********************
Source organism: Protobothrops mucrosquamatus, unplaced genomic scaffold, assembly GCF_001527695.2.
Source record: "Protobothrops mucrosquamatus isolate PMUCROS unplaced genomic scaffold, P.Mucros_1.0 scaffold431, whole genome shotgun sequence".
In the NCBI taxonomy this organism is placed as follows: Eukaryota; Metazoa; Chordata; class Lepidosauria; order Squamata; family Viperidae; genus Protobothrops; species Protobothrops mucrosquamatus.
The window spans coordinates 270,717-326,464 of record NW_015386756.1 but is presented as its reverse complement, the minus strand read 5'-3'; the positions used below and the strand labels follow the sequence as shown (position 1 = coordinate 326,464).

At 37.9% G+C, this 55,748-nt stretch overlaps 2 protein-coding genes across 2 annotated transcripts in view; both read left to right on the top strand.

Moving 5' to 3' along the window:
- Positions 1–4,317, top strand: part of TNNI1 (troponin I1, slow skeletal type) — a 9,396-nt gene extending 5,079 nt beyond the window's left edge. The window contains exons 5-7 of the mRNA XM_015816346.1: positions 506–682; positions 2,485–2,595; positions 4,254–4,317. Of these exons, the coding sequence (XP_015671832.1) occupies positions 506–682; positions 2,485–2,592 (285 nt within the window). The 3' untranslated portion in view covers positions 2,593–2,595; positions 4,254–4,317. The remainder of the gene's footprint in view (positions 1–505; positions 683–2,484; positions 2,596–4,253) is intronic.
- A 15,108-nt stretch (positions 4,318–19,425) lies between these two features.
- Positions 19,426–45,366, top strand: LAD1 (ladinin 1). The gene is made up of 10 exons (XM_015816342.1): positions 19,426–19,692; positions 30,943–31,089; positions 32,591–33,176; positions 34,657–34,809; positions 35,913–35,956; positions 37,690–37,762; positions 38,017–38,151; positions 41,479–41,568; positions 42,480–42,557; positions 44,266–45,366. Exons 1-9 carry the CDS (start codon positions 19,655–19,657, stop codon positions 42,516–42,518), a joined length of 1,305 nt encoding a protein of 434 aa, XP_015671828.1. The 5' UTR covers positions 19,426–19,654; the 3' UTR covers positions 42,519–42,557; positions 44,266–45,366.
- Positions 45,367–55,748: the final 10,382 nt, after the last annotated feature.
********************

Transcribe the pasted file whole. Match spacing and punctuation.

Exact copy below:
Source organism: Protobothrops mucrosquamatus, unplaced genomic scaffold, assembly GCF_001527695.2.
Source record: "Protobothrops mucrosquamatus isolate PMUCROS unplaced genomic scaffold, P.Mucros_1.0 scaffold431, whole genome shotgun sequence".
In the NCBI taxonomy this organism is placed as follows: Eukaryota; Metazoa; Chordata; class Lepidosauria; order Squamata; family Viperidae; genus Protobothrops; species Protobothrops mucrosquamatus.
The window spans coordinates 270,717-326,464 of record NW_015386756.1 but is presented as its reverse complement, the minus strand read 5'-3'; the positions used below and the strand labels follow the sequence as shown (position 1 = coordinate 326,464).

At 37.9% G+C, this 55,748-nt stretch overlaps 2 protein-coding genes across 2 annotated transcripts in view; both read left to right on the top strand.

Moving 5' to 3' along the window:
- Positions 1–4,317, top strand: part of TNNI1 (troponin I1, slow skeletal type) — a 9,396-nt gene extending 5,079 nt beyond the window's left edge. The window contains exons 5-7 of the mRNA XM_015816346.1: positions 506–682; positions 2,485–2,595; positions 4,254–4,317. Of these exons, the coding sequence (XP_015671832.1) occupies positions 506–682; positions 2,485–2,592 (285 nt within the window). The 3' untranslated portion in view covers positions 2,593–2,595; positions 4,254–4,317. The remainder of the gene's footprint in view (positions 1–505; positions 683–2,484; positions 2,596–4,253) is intronic.
- A 15,108-nt stretch (positions 4,318–19,425) lies between these two features.
- Positions 19,426–45,366, top strand: LAD1 (ladinin 1). The gene is made up of 10 exons (XM_015816342.1): positions 19,426–19,692; positions 30,943–31,089; positions 32,591–33,176; positions 34,657–34,809; positions 35,913–35,956; positions 37,690–37,762; positions 38,017–38,151; positions 41,479–41,568; positions 42,480–42,557; positions 44,266–45,366. Exons 1-9 carry the CDS (start codon positions 19,655–19,657, stop codon positions 42,516–42,518), a joined length of 1,305 nt encoding a protein of 434 aa, XP_015671828.1. The 5' UTR covers positions 19,426–19,654; the 3' UTR covers positions 42,519–42,557; positions 44,266–45,366.
- Positions 45,367–55,748: the final 10,382 nt, after the last annotated feature.